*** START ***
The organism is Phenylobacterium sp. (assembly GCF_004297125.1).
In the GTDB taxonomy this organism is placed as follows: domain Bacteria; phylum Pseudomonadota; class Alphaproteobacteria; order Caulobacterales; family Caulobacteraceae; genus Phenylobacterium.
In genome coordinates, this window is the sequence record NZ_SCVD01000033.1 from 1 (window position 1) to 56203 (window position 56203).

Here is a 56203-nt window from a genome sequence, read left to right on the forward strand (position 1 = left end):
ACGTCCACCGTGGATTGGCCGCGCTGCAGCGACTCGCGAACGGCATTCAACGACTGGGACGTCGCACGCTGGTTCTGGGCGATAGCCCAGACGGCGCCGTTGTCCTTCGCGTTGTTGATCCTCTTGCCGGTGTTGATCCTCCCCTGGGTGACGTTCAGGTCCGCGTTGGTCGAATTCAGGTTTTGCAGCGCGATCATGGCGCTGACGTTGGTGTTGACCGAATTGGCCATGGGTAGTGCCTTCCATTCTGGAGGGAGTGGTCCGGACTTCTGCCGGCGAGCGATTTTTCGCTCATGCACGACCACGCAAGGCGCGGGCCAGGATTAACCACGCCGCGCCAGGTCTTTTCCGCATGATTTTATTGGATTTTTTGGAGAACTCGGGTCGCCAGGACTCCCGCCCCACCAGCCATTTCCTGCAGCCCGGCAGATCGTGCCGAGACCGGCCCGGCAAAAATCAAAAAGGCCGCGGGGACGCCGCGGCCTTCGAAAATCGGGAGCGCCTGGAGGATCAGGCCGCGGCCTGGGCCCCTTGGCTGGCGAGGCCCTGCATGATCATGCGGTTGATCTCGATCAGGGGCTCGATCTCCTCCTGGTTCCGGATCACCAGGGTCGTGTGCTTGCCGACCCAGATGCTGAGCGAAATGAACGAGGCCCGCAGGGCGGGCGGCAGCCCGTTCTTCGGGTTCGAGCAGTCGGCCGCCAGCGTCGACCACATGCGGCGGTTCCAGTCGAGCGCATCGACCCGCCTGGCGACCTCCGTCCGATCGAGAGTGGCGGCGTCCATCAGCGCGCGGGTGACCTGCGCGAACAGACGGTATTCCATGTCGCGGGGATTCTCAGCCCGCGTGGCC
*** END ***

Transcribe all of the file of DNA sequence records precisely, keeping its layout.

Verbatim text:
The organism is Phenylobacterium sp. (assembly GCF_004297125.1).
In the GTDB taxonomy this organism is placed as follows: domain Bacteria; phylum Pseudomonadota; class Alphaproteobacteria; order Caulobacterales; family Caulobacteraceae; genus Phenylobacterium.
In genome coordinates, this window is the sequence record NZ_SCVD01000033.1 from 1 (window position 1) to 56203 (window position 56203).

Here is a 56203-nt window from a genome sequence, read left to right on the forward strand (position 1 = left end):
ACGTCCACCGTGGATTGGCCGCGCTGCAGCGACTCGCGAACGGCATTCAACGACTGGGACGTCGCACGCTGGTTCTGGGCGATAGCCCAGACGGCGCCGTTGTCCTTCGCGTTGTTGATCCTCTTGCCGGTGTTGATCCTCCCCTGGGTGACGTTCAGGTCCGCGTTGGTCGAATTCAGGTTTTGCAGCGCGATCATGGCGCTGACGTTGGTGTTGACCGAATTGGCCATGGGTAGTGCCTTCCATTCTGGAGGGAGTGGTCCGGACTTCTGCCGGCGAGCGATTTTTCGCTCATGCACGACCACGCAAGGCGCGGGCCAGGATTAACCACGCCGCGCCAGGTCTTTTCCGCATGATTTTATTGGATTTTTTGGAGAACTCGGGTCGCCAGGACTCCCGCCCCACCAGCCATTTCCTGCAGCCCGGCAGATCGTGCCGAGACCGGCCCGGCAAAAATCAAAAAGGCCGCGGGGACGCCGCGGCCTTCGAAAATCGGGAGCGCCTGGAGGATCAGGCCGCGGCCTGGGCCCCTTGGCTGGCGAGGCCCTGCATGATCATGCGGTTGATCTCGATCAGGGGCTCGATCTCCTCCTGGTTCCGGATCACCAGGGTCGTGTGCTTGCCGACCCAGATGCTGAGCGAAATGAACGAGGCCCGCAGGGCGGGCGGCAGCCCGTTCTTCGGGTTCGAGCAGTCGGCCGCCAGCGTCGACCACATGCGGCGGTTCCAGTCGAGCGCATCGACCCGCCTGGCGACCTCCGTCCGATCGAGAGTGGCGGCGTCCATCAGCGCGCGGGTGACCTGCGCGAACAGACGGTATTCCATGTCGCGGGGATTCTCAGCCCGCGTGGCC